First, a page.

Being Homeless in Miami May Lead to a Tasering


Homeless repellant

The Miami New Times has investigated years of Taser use by police officers in South Florida and has found all sorts of problems. Contain your surprise. Reporter Michael E. Miller documents officers using them against the homeless and mentally ill to force compliance, not because the officers are being threatened in any way. And some of them are attempting to conceal their misuse of Tasers from their departments.

Miller's deep dive opens with the tale of a Miami Police officer using a Taser on a homeless man inside a Publix grocery store in order to intimidate him into staying away. The man was never arrested or charged with a crime. The officer never even filed a report about the incident. But a customer in the store witnessed what happened and filed a complaint with the police department.

From there Miller delves into the history of Tasers and their use, and more particularly their misuse. Miami police have used Tasers on 6-year-olds having temper tantrums, a 12-year-old girl skipping school, and many unarmed people who sometimes never even get charged with crimes. Miller notes that Miami, like the rest of the country, has seen a big drop in crime, but Taser use has remained steady since 2010 and fatal shootings by police have increased:

This statistic is troubling because Tasers were introduced with the promise of reducing deadly police-involved shootings, says Justin Mazzola, a researcher for Amnesty International.

"It hasn't really put a dent into when police are using their firearms," he says of national stats that mirror Miami's. "Tasers are being used in a myriad of incidents when normally use of force wouldn't even be necessary."

In a review of more than 100 police reports describing taserings, New Times found police regularly use their Tasers on nonviolent suspects simply for fleeing or "tensing."

In 72 of the cases New Times analyzed, the suspect was not armed. In 40 of the cases, charges were dropped or never even filed in the first place.  The incident with the homeless man was not an anomaly:

On Thanksgiving weekend in 2013, Miami Beach Police Officer Enrique Rios spotted a homeless man named Michael Franks on Lincoln Road asking passersby for change. When Rios told him to get lost, Franks told the cop, "Go fuck yourself," and then resisted getting handcuffed. Rios wrote in a report that he "was forced to drive-stun the defendant for approximately three separate cycles in order to gain the defendant's compliance."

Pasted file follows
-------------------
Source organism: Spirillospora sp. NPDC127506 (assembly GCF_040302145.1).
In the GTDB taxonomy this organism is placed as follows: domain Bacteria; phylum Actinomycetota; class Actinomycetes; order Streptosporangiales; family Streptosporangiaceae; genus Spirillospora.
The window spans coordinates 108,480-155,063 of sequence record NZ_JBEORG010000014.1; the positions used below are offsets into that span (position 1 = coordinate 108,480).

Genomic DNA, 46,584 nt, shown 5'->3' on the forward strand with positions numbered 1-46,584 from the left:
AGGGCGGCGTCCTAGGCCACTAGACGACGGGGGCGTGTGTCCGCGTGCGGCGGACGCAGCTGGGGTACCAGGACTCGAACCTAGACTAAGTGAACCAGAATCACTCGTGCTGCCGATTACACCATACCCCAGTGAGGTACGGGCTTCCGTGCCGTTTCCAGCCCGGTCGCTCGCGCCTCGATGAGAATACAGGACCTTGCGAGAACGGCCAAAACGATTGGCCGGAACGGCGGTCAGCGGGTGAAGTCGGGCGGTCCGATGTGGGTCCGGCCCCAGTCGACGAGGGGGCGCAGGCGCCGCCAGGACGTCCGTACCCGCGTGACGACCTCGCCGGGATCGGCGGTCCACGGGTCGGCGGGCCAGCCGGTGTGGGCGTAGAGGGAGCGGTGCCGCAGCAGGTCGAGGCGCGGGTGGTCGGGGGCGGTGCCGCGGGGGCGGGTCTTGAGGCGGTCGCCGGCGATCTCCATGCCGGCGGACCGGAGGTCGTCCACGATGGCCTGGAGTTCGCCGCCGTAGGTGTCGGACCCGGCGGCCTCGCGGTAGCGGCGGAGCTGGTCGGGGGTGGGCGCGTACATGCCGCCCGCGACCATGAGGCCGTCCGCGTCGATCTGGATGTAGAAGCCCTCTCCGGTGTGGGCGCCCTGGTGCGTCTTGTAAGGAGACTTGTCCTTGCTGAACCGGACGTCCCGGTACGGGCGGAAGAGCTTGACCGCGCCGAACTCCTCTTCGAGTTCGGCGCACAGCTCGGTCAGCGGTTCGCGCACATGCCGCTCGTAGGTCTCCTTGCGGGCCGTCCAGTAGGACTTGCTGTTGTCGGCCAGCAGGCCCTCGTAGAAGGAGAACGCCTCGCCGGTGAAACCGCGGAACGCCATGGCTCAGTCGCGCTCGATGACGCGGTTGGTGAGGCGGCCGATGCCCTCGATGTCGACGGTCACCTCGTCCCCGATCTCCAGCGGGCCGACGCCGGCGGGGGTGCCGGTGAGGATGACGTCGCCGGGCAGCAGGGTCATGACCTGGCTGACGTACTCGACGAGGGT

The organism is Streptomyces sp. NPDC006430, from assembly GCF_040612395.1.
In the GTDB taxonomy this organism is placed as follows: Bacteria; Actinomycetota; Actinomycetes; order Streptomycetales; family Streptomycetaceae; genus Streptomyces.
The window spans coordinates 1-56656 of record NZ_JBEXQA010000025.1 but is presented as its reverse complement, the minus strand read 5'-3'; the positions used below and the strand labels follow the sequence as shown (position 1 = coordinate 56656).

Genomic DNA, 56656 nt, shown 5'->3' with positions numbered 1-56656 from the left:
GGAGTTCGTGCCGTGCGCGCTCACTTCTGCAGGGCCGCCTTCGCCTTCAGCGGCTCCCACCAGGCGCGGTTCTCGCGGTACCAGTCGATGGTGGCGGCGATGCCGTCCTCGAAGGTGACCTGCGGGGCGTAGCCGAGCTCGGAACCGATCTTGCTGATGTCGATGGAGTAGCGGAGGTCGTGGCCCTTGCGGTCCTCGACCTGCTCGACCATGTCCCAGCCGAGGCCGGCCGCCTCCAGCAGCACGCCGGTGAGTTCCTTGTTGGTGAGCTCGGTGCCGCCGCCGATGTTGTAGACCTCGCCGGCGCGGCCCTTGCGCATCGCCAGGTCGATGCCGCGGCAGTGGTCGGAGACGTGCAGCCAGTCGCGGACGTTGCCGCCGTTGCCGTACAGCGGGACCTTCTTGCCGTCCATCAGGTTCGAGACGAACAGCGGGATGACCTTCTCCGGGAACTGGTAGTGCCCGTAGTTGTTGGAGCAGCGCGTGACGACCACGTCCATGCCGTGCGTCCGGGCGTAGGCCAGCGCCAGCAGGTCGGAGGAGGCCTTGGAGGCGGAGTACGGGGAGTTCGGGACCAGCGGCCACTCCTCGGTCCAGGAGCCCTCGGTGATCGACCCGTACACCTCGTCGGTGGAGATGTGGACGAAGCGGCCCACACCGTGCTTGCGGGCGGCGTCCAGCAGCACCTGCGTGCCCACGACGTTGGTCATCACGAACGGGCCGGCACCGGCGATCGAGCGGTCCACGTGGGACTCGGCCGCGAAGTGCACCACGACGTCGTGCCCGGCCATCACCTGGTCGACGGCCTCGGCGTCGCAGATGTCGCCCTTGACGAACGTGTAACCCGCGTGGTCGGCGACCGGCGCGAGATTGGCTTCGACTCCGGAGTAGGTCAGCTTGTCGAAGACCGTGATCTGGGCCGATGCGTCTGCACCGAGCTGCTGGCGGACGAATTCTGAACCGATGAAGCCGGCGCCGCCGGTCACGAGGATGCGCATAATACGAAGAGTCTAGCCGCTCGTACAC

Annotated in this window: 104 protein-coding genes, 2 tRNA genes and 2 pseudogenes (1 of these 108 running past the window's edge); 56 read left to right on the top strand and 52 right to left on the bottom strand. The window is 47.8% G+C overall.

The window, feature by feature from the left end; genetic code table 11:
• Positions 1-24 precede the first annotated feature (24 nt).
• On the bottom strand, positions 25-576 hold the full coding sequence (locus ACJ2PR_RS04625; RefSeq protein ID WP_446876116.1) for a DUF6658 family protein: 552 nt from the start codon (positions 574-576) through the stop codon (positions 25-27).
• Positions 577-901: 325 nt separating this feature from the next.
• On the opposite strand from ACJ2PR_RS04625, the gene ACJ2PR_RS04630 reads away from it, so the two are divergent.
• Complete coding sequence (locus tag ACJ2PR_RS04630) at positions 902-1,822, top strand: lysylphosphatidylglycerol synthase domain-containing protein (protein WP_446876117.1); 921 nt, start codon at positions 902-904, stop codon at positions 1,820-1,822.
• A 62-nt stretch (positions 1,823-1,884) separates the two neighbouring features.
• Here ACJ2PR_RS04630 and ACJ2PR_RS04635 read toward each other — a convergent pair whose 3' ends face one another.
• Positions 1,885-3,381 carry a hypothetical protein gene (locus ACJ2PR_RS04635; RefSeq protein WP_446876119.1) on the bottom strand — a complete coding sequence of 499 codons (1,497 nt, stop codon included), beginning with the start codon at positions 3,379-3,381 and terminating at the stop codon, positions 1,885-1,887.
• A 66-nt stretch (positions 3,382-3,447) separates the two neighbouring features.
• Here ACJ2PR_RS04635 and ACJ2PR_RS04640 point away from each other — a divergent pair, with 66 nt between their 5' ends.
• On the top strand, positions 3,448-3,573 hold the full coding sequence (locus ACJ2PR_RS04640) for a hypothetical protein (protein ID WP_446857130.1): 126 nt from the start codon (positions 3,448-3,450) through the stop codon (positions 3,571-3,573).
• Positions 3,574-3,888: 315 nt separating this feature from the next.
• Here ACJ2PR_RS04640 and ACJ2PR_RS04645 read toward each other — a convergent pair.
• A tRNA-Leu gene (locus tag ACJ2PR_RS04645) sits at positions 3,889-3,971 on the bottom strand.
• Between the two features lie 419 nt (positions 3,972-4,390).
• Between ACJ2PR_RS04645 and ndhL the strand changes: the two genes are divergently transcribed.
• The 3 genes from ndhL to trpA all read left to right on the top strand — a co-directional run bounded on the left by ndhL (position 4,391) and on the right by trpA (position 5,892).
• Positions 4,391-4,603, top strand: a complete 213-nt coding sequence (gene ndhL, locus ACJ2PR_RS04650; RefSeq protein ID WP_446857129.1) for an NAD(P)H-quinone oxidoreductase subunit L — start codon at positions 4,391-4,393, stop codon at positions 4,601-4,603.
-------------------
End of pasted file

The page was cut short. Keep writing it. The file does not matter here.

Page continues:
This appears to violate MBPD's rules because Franks was neither fleeing nor physically threatening. Instead, he was tasered simply to force him to comply with orders—a Taser use specifically banned in 2004. (Franks was convicted of panhandling and paid a $50 fine. The resisting arrest charge was dropped.)

Miami Police, meanwhile, have tasered at least a half-dozen homeless men in the past year, mostly for shoplifting food or clothes. On September 16, an officer zapped a homeless man twice for refusing to leave José Martí Park, where he was sleeping. A week later, another MPD officer tasered a homeless man who had wandered into Publix demanding food.

The use of Tasers in the Miami area has gotten much more attention since the killing of Israel Hernandez, an 18-year-old graffiti tagger who died as a direct result of getting tasered by officers in 2013 following a chase. Miller noted in 2013 that the officer who tasered Hernandez had a history of problem behavior. In this more recent story he points out the officer, Vincent Miller, is quick to turn to the Taser:

Many of Miller's taserings were worrying. Five times Miller had tasered homeless or poor people for shoplifting. On May 24, 2011, for instance, he shocked a man who had walked into a Target barefoot and then refused to take off the $19.99 Pro Spirit sneakers he had put on. On January 30, 2013, Miller confronted Zacharia Brown, a 31-year-old stealing ravioli and vitamins from the Publix on Biscayne Boulevard at 18th Street. When Brown fled, Miller chased him and shot him in the back with his Taser.

Read more statistics and horror stories about how police use their Tasers in Miami here.

(Hat tip to CharlesWT)